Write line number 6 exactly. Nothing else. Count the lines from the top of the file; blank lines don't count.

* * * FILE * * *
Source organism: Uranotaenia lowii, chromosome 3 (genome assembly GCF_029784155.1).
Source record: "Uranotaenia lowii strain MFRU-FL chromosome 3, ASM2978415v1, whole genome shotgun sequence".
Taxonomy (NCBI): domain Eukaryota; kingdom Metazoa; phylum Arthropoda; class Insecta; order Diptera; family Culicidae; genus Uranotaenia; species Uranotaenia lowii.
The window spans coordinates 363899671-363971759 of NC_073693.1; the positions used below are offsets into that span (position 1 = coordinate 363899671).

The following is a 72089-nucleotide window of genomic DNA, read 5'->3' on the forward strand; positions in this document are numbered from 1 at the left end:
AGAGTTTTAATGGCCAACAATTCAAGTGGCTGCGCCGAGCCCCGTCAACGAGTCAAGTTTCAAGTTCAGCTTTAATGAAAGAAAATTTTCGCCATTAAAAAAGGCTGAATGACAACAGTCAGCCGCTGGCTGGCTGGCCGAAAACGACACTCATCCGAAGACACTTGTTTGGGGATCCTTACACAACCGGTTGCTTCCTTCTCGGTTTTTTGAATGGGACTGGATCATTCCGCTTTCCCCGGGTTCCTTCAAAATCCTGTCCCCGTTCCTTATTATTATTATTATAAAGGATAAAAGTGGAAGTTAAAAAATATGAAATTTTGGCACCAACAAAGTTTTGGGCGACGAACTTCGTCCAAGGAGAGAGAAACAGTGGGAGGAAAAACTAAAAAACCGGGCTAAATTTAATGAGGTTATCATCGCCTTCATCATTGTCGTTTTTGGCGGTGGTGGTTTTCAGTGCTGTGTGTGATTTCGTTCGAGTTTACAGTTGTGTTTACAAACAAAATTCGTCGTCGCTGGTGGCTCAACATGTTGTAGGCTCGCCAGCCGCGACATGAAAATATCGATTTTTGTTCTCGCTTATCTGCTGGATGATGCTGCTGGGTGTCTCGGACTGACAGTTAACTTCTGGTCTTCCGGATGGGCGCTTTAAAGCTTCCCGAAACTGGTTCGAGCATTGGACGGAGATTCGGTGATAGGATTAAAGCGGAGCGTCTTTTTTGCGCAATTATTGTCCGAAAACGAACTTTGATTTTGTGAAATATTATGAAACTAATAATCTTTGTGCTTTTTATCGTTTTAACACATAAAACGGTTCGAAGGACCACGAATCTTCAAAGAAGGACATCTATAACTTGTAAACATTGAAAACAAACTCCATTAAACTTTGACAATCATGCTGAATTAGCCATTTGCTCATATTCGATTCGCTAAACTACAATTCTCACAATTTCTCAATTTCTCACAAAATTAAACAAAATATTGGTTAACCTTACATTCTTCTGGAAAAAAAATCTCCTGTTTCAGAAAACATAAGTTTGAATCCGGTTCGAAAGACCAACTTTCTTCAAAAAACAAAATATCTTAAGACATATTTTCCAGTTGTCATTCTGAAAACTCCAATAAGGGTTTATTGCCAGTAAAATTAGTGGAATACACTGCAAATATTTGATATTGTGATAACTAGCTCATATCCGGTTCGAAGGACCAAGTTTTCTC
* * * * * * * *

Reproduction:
AGAGTTTTAATGGCCAACAATTCAAGTGGCTGCGCCGAGCCCCGTCAACGAGTCAAGTTTCAAGTTCAGCTTTAATGAAAGAAAATTTTCGCCATTAAAAAAGGCTGAATGACAACAGTCAGCCGCTGGCTGGCTGGCCGAAAACGACACTCATCCGAAGACACTTGTTTGGGGATCCTTACACAACCGGTTGCTTCCTTCTCGGTTTTTTGAATGGGACTGGATCATTCCGCTTTCCCCGGGTTCCTTCAAAATCCTGTCCCCGTTCCTTATTATTATTATTATAAAGGATAAAAGTGGAAGTTAAAAAATATGAAATTTTGGCACCAACAAAGTTTTGGGCGACGAACTTCGTCCAAGGAGAGAGAAACAGTGGGAGGAAAAACTAAAAAACCGGGCTAAATTTAATGAGGTTATCATCGCCTTCATCATTGTCGTTTTTGGCGGTGGTGGTTTTCAGTGCTGTGTGTGATTTCGTTCGAGTTTACAGTTGTGTTTACAAACAAAATTCGTCGTCGCTGGTGGCTCAACATGTTGTAGGCTCGCCAGCCGCGACATGAAAATATCGATTTTTGTTCTCGCTTATCTGCTGGATGATGCTGCTGGGTGTCTCGGACTGACAGTTAACTTCTGGTCTTCCGGATGGGCGCTTTAAAGCTTCCCGAAACTGGTTCGAGCATTGGACGGAGATTCGGTGATAGGATTAAAGCGGAGCGTCTTTTTTGCGCAATTATTGTCCGAAAACGAACTTTGATTTTGTGAAATATTATGAAACTAATAATCTTTGTGCTTTTTATCGTTTTAACACATAAAACGGTTCGAAGGACCACGAATCTTCAAAGAAGGACATCTATAACTTGTAAACATTGAAAACAAACTCCATTAAACTTTGACAATCATGCTGAATTAGCCATTTGCTCATATTCGATTCGCTAAACTACAATTCTCACAATTTCTCAATTTCTCACAAAATTAAACAAAATATTGGTTAACCTTACATTCTTCTGGAAAAAAAATCTCCTGTTTCAGAAAACATAAGTTTGAATCCGGTTCGAAAGACCAACTTTCTTCAAAAAACAAAATATCTTAAGACATATTTTCCAGTTGTCATTCTGAAAACTCCAATAAGGGTTTATTGCCAGTAAAATTAGTGGAATACACTGCAAATATTTGATATTGTGATAACTAGCTCATATCCGGTTCGAAGGACCAAGTTTTCTC